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Enough with the Mary Poppins Parenting, All Right?

Note: this post begins with "recently" but it was recent then not now. Then was around March 2012. At some point, someone for some reason reported this post and the platform pulled it down. However, the concept is evergreen so I am republishing it!


Recently on Facebook, a friend disgustedly posted another "how French parents are better" article (this one cruelly about how French kids have less ADHD and it's because the French parents are BETTER -- or so it read to a lot of parents dealing with this situation in their own families, and boy do I understand that POV). She was appalled, we were all mainly appalled. Though there was a slight thread of "maybe there's a point can we have so much more?" running through it.

Feeling insecure about your parenting is pretty de rigeur for parents, I think. We are raising a person who will go out into the world, representing our family. That's the bottom line. I mean, we can quibble over personal responsibility and the level of influence parents actually have, as we all as variables that affect that, all day long. But bottom lining it -- we brought these people into this world and by gum we are always going to have and feel some level of responsibility for them.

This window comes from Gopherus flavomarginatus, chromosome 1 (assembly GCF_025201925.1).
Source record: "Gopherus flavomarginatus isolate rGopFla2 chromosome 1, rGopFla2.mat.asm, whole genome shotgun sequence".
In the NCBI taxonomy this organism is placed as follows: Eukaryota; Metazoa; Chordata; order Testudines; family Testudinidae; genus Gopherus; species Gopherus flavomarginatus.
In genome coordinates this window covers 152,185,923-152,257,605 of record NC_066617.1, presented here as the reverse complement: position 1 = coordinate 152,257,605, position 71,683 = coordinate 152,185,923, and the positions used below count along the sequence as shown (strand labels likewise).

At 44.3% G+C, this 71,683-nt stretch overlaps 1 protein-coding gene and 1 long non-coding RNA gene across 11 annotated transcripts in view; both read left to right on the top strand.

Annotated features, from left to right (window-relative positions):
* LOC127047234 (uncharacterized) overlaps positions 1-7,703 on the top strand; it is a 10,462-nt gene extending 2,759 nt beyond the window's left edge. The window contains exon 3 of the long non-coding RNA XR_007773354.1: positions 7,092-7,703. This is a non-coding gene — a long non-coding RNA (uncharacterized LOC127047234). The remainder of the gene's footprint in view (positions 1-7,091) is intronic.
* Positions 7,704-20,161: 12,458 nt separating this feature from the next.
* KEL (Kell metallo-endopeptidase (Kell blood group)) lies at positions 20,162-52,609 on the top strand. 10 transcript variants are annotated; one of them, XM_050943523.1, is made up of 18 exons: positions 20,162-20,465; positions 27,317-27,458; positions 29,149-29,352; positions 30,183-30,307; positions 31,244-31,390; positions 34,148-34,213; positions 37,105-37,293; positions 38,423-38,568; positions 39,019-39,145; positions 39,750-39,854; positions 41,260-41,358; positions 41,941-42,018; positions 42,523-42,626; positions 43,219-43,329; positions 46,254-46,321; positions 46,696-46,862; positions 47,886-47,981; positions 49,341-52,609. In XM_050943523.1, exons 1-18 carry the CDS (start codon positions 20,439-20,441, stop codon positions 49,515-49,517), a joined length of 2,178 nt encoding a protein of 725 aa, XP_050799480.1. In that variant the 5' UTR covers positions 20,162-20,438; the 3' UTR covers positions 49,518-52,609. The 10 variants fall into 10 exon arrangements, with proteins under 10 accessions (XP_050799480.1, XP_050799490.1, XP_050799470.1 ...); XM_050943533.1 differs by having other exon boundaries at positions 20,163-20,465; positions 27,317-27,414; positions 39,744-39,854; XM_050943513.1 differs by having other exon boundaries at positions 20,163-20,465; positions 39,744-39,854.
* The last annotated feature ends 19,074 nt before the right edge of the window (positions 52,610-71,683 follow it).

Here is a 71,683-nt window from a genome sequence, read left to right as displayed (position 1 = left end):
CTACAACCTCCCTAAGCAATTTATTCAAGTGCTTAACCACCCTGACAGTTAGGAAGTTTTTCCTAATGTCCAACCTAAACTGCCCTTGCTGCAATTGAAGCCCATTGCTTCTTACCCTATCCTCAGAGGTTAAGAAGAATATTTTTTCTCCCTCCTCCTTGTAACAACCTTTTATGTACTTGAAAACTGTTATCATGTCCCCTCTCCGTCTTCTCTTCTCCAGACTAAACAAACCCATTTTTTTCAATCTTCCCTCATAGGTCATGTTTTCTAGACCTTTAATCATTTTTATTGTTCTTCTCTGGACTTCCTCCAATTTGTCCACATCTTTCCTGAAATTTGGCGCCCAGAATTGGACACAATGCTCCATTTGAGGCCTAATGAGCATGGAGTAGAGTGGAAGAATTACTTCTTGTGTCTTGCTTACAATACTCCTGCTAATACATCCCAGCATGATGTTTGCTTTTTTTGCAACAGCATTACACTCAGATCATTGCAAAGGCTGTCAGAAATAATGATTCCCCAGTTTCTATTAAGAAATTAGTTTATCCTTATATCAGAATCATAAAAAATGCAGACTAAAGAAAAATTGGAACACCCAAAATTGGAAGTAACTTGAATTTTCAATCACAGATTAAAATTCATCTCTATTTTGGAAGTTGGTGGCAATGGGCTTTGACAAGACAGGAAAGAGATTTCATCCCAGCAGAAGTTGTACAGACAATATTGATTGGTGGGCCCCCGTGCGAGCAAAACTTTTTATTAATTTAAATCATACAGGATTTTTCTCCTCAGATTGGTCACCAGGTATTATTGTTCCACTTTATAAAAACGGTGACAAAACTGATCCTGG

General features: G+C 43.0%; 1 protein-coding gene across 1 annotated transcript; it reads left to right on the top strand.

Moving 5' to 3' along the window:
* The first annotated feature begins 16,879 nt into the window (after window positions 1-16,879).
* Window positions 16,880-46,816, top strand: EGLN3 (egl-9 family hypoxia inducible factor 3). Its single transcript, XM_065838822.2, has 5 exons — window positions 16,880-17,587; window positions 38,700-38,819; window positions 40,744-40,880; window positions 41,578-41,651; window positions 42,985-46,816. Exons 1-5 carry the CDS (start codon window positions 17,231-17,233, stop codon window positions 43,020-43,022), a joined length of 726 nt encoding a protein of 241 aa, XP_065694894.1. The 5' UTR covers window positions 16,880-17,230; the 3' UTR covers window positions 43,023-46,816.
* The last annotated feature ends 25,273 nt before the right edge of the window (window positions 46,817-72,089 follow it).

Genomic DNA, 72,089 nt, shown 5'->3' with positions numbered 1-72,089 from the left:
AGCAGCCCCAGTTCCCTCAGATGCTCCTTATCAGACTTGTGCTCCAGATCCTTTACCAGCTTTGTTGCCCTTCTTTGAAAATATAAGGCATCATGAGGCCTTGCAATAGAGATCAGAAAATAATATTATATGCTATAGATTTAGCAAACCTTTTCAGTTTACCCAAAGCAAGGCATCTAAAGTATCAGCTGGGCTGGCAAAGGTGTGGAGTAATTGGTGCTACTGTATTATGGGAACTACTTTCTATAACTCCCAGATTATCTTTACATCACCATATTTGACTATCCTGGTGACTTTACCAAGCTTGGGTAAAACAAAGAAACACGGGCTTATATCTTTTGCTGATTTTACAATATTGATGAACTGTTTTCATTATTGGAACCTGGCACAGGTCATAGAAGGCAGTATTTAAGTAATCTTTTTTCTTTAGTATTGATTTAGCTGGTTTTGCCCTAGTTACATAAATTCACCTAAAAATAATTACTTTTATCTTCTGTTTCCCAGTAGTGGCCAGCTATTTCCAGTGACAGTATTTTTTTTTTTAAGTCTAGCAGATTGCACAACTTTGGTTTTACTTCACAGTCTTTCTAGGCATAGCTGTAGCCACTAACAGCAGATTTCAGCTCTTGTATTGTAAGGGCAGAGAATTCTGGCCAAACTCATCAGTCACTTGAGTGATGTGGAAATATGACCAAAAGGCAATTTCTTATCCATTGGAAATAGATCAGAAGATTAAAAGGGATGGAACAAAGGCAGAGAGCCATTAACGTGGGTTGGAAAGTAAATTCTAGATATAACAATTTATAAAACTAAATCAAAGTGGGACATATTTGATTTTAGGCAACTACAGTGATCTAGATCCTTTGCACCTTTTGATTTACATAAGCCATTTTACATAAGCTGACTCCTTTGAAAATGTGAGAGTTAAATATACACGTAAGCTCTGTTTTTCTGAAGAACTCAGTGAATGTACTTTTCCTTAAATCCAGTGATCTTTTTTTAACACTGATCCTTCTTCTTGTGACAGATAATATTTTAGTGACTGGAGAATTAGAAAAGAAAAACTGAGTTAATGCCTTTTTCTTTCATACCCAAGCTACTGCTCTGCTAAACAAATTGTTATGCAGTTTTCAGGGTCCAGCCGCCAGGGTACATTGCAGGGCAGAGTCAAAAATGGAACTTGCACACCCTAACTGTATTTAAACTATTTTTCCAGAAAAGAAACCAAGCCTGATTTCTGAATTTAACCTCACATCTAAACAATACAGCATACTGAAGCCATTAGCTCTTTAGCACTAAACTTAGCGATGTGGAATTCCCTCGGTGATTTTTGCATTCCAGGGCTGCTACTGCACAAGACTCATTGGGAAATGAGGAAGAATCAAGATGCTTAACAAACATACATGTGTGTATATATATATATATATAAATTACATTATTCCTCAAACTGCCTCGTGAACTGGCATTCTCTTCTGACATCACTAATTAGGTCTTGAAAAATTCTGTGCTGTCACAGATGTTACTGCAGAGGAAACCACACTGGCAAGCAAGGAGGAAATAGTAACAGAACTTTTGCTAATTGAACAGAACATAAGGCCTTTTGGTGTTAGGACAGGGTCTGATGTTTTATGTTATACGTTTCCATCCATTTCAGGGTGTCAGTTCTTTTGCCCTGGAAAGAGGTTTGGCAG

Outside of some rare cases, I do not believe that in general parents advocate for their kids to get a challenging diagnosis of any sort just to get attention. Are the public schools in trouble? Oh yes. Does this prompt some parents to fight for special access to programs such as the academic gold star programs (leading some Gifted and Talented programs to be, actually, merely the A student programs -- which probably means it's more of a Bright & High Achieving program than GT)? Oh yes, yes it does. Does it prompt parents--who might otherwise not do so--to apply for 504s and other exceptions to give their kid a little space in an overcrowded classroom? Oh yes.

But. I think it is bollocks that bad parenting causes special need situations. It may happen -- bad parenting -- and it may cause behavior problems. There may also be a case of rush to medication. But, based on personal experience, I can say I have seen a very intense scrutiny and process by professionals to evaluate, diagnose and treat special needs. That's anecdotal to be sure, but I stand by it. I think that good, loving parents make the very best decisions for their kids that they can.

Source cite that feeling of responsibility under our love.

I don't know every parent in the world and, unfortunately, there are some real humdingers. That breaks my heart. But I do know a lot of parents and, by and large, they try really hard to do their best. Always.

So that's why stuff like "go be more like Mary Poppins, practically perfect in every way" stuff makes me kind of unhappy. Parenting is hard enough. Who needs things that undermine us, and our confidence? Shame never sets a higher bar. What worse way to treat anyone than to constantly berate them for not measuring up. And yet, we as parents, live this daily, though cutesy inspirationally-intended little graphics on social media to well-meaning yet un-empathetic (and often erroneous and misunderstanding) advice from others, and from pithy parenting guides and articles to critical media judgments.


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